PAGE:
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Managing Logs in

Oracle WebLogic Server

 

 

Oracle WebLogic Server has quite a number of log files that are generated which naturally tend to grow over time. Without any type of log rotation, archiving, or purging set up, your file system can be filled up rather quickly and eventually pose stability issues to your application environment. Listen from someone who has seen it all–if your file system is full, your application will likely hang and in-flight transactions impacted.

 

Fortunately, setting up your environment to prevent this scenario is extremely simple. One consideration is to move all the logs to a completely separate and independent mount point outside your WebLogic domain. But this in itself still does not protect against application failures.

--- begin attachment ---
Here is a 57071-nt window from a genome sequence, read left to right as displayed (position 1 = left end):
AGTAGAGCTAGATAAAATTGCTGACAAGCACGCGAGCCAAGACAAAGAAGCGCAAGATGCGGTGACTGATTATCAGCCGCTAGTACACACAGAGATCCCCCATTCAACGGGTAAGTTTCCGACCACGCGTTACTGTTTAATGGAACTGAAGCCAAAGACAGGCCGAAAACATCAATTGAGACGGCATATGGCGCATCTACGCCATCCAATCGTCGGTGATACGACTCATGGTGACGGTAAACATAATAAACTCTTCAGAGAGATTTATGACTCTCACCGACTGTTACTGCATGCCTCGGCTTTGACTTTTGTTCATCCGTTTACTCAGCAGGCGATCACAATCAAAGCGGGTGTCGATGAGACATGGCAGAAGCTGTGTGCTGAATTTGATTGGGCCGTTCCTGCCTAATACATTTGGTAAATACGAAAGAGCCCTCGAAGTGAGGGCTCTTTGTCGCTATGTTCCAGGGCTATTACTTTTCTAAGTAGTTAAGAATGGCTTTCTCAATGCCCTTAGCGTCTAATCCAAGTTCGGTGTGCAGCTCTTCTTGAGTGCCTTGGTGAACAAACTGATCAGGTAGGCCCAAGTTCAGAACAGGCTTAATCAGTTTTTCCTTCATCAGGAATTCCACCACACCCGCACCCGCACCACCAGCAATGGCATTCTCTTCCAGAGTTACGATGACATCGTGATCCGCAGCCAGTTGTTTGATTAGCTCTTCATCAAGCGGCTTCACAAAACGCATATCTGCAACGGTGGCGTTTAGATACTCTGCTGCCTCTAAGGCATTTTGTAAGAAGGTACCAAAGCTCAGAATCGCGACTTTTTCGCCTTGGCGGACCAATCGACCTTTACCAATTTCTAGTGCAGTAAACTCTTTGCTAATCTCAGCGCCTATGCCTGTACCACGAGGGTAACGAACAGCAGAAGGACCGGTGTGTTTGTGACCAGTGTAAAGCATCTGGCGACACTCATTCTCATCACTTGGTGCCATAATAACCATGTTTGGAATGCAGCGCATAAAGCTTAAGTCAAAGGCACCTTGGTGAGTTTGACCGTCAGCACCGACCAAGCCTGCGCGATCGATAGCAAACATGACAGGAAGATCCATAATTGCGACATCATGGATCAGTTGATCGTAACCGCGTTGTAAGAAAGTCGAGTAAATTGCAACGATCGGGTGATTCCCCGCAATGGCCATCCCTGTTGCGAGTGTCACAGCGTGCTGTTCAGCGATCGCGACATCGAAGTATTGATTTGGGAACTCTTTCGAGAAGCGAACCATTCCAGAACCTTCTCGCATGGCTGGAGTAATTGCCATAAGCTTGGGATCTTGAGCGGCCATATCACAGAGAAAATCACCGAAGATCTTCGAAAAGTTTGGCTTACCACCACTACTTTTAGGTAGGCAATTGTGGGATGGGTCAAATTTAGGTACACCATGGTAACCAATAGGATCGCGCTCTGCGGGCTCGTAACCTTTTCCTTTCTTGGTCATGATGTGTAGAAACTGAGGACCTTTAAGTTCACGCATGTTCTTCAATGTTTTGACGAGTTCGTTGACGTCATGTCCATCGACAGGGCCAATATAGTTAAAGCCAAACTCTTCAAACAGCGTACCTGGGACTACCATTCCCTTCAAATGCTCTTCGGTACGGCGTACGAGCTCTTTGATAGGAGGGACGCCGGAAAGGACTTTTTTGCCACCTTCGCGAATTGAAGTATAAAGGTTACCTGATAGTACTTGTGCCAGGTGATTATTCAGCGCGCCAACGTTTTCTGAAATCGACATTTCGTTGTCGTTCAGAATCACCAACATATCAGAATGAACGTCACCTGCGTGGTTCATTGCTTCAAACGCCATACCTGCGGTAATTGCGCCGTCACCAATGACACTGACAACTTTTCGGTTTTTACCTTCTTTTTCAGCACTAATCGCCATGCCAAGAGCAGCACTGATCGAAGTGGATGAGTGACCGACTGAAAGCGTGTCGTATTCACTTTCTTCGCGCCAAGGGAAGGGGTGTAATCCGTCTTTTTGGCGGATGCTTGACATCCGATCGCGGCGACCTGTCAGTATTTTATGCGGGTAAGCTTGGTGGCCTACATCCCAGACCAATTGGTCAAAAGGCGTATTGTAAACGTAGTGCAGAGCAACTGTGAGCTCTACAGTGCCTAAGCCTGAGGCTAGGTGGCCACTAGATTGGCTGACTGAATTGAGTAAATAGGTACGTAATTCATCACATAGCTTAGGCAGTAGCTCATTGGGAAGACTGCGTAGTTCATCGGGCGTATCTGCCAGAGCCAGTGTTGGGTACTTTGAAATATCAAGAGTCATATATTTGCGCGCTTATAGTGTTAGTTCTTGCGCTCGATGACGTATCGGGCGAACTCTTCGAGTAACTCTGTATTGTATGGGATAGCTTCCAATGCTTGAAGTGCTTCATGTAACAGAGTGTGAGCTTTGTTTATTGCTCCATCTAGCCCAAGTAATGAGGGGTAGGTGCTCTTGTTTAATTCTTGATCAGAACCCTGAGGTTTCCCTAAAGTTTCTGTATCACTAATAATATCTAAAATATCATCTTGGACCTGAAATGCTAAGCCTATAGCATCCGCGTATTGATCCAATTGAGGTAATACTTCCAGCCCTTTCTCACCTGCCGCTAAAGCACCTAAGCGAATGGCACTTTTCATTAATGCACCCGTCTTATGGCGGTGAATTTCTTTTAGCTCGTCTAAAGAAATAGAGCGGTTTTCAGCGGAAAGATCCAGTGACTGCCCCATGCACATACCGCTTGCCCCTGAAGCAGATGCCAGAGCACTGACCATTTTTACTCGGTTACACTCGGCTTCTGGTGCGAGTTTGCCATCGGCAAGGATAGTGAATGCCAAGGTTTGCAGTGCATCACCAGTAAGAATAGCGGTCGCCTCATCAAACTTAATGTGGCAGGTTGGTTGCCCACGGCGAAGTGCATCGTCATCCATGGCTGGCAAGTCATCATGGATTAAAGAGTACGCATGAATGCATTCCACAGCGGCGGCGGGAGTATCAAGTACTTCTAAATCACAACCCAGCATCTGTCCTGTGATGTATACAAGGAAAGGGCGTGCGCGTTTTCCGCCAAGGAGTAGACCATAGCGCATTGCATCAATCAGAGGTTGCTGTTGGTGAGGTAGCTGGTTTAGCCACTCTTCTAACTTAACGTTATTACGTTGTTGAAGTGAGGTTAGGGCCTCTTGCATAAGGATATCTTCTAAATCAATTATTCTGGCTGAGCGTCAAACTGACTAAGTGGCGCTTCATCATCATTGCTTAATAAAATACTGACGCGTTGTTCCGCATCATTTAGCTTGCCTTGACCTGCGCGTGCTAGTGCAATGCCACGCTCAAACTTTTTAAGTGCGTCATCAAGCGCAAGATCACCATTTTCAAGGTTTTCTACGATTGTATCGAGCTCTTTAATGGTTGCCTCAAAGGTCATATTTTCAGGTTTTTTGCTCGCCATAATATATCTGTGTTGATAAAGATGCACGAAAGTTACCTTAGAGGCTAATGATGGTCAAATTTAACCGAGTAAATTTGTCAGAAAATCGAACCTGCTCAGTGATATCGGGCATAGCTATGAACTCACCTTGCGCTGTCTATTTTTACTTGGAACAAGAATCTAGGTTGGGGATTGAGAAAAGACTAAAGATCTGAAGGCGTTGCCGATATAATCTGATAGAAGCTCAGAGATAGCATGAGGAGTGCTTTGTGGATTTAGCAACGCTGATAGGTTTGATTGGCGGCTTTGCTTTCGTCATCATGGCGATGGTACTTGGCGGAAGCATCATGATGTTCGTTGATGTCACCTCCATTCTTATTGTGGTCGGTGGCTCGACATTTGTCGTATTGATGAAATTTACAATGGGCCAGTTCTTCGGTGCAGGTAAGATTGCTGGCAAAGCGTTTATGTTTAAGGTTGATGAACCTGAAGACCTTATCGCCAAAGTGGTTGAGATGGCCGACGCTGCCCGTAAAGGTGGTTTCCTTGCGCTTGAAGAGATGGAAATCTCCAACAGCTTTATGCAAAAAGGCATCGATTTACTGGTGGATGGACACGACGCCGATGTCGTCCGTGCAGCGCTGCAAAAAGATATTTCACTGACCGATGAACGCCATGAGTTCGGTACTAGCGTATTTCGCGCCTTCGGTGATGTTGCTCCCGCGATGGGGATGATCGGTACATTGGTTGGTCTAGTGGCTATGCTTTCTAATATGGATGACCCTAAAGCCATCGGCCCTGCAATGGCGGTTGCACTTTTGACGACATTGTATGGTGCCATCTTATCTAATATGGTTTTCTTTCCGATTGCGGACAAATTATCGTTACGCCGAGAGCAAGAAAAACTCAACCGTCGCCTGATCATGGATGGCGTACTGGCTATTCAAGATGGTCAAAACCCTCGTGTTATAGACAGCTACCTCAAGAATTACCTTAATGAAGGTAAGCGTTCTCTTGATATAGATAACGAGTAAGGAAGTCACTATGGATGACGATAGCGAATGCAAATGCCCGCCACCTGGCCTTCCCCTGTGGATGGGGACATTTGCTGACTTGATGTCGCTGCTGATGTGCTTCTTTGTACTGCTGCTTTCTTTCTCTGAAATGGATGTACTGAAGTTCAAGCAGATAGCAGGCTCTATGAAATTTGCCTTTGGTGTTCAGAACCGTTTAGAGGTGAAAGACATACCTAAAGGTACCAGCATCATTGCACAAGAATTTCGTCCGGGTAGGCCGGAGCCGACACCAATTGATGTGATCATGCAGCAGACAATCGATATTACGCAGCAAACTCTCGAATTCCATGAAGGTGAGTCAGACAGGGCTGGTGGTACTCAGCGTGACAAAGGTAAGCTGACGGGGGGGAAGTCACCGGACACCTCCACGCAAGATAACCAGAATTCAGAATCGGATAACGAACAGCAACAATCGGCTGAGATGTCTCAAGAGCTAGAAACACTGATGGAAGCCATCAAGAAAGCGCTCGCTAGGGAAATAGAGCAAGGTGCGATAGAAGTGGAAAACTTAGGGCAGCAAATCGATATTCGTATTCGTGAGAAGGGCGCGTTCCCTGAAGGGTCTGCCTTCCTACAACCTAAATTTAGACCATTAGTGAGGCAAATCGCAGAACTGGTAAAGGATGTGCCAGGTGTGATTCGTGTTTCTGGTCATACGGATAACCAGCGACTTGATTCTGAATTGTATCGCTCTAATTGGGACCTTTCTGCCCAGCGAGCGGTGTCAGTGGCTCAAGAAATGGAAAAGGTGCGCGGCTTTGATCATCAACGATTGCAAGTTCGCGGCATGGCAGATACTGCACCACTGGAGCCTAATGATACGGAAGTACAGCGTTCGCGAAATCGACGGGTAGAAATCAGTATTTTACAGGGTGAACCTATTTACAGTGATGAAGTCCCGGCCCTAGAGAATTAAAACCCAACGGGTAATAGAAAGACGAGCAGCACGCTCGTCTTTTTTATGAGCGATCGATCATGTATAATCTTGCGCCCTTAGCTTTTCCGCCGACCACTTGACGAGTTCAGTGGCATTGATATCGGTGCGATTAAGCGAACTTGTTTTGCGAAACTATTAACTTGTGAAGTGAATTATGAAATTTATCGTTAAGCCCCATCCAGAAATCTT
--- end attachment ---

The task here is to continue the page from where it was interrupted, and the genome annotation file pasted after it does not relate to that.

In this article, we describe a few basic things you can do to manage your logs. Given the comprehensive nature of Oracle WebLogic Server, there are a number of log files you need to monitor and control, highlighted in the following table.

 

 

Unfortunately, the WebLogic Server log rotation affects only the .log files but not the standard .out files, which is generated when you use Node Manager to start up and shut down the managed servers or if you start them up as a background process (e.g., using nohup). You must implement a custom solution for the system .out files and there are many resources available online that describe various approaches. We present one such option.